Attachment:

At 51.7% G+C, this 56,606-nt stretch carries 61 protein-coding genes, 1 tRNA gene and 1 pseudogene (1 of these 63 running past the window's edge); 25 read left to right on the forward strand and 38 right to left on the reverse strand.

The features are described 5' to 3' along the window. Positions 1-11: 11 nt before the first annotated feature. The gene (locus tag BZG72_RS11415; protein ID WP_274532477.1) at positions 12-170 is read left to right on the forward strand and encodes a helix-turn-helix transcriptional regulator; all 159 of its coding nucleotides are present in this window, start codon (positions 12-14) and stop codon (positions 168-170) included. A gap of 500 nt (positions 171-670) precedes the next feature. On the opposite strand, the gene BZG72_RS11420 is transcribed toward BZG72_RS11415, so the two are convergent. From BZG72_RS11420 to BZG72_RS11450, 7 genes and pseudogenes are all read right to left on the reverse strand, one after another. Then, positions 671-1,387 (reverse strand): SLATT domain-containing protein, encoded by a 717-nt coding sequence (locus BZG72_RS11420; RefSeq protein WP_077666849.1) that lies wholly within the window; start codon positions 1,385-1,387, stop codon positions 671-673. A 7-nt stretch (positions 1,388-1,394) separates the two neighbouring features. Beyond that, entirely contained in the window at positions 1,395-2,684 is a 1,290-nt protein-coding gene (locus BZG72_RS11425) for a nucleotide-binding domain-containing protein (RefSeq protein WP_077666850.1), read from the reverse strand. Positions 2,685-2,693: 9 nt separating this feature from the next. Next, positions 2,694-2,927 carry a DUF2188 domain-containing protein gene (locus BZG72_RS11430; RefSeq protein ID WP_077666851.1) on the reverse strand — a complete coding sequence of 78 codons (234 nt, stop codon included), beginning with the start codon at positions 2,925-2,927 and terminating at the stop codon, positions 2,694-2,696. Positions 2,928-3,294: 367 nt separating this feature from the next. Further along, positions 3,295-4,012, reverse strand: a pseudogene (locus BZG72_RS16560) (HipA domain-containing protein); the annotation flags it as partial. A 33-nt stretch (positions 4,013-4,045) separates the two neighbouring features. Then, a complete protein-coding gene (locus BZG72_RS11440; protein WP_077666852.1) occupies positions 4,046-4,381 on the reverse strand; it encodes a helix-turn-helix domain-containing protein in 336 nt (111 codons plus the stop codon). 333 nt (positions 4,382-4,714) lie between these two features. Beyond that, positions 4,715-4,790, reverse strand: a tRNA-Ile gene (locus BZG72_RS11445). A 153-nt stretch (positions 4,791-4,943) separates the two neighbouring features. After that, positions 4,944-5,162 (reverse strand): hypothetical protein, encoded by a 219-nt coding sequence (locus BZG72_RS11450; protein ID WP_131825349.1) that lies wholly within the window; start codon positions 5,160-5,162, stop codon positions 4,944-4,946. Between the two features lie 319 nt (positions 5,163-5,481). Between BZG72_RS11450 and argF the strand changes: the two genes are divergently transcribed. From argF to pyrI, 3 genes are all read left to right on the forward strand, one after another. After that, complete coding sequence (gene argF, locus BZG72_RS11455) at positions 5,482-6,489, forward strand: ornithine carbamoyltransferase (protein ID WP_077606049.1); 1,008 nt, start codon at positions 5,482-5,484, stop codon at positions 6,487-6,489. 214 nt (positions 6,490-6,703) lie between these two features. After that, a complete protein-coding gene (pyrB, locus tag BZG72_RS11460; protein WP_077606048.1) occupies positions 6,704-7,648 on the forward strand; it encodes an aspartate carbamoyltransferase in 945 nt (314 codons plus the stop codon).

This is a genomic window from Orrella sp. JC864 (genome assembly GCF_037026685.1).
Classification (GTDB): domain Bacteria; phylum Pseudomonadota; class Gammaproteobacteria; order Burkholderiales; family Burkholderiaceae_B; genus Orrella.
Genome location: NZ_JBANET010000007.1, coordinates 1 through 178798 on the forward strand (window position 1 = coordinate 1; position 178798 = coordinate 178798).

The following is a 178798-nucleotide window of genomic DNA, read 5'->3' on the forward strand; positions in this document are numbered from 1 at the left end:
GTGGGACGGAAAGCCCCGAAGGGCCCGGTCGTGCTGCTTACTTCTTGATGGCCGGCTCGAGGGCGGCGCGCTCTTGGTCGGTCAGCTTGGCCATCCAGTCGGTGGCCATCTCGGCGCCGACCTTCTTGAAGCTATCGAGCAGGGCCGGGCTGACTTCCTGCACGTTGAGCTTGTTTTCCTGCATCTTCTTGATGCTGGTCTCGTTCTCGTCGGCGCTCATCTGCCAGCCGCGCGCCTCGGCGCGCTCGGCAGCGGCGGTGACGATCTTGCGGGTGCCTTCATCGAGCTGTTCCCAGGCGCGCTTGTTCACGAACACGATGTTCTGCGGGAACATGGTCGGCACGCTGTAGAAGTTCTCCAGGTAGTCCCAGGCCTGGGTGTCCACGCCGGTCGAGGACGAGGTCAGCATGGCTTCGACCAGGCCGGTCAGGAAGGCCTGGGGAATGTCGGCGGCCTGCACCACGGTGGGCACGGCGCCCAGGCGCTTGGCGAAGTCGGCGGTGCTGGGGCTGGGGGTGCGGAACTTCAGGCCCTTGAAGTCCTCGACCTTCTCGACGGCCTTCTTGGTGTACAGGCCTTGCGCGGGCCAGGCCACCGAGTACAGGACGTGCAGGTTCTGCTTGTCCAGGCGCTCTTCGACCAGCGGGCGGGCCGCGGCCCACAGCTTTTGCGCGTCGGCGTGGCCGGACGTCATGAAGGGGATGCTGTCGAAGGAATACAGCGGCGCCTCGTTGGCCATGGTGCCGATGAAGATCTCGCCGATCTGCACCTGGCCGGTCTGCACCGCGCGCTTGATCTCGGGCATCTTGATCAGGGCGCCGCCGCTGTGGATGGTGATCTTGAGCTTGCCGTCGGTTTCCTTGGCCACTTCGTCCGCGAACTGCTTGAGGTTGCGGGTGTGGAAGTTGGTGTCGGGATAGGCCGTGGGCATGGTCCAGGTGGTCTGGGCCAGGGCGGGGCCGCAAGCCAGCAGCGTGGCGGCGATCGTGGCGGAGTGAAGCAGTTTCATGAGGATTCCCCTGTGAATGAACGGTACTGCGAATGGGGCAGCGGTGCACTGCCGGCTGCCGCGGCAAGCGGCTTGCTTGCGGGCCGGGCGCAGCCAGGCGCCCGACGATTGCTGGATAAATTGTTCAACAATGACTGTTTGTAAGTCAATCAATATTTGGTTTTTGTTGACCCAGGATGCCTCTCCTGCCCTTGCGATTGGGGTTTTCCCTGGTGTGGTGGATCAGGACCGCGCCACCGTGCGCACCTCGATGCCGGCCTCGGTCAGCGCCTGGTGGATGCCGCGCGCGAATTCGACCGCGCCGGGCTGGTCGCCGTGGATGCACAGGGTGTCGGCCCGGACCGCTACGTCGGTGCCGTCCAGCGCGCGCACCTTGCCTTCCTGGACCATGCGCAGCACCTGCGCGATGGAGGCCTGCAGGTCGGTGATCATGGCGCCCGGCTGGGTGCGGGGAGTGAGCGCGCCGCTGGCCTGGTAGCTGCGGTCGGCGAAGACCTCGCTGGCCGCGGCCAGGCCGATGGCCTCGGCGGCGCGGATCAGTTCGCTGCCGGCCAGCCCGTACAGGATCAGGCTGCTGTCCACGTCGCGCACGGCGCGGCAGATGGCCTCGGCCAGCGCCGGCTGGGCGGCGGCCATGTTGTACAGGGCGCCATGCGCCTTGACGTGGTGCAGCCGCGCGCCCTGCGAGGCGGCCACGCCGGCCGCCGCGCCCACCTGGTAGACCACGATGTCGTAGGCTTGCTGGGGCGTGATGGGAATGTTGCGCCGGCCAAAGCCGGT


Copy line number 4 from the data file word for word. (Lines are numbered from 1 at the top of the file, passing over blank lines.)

Classification (GTDB): domain Bacteria; phylum Pseudomonadota; class Gammaproteobacteria; order Burkholderiales; family Burkholderiaceae_B; genus Orrella.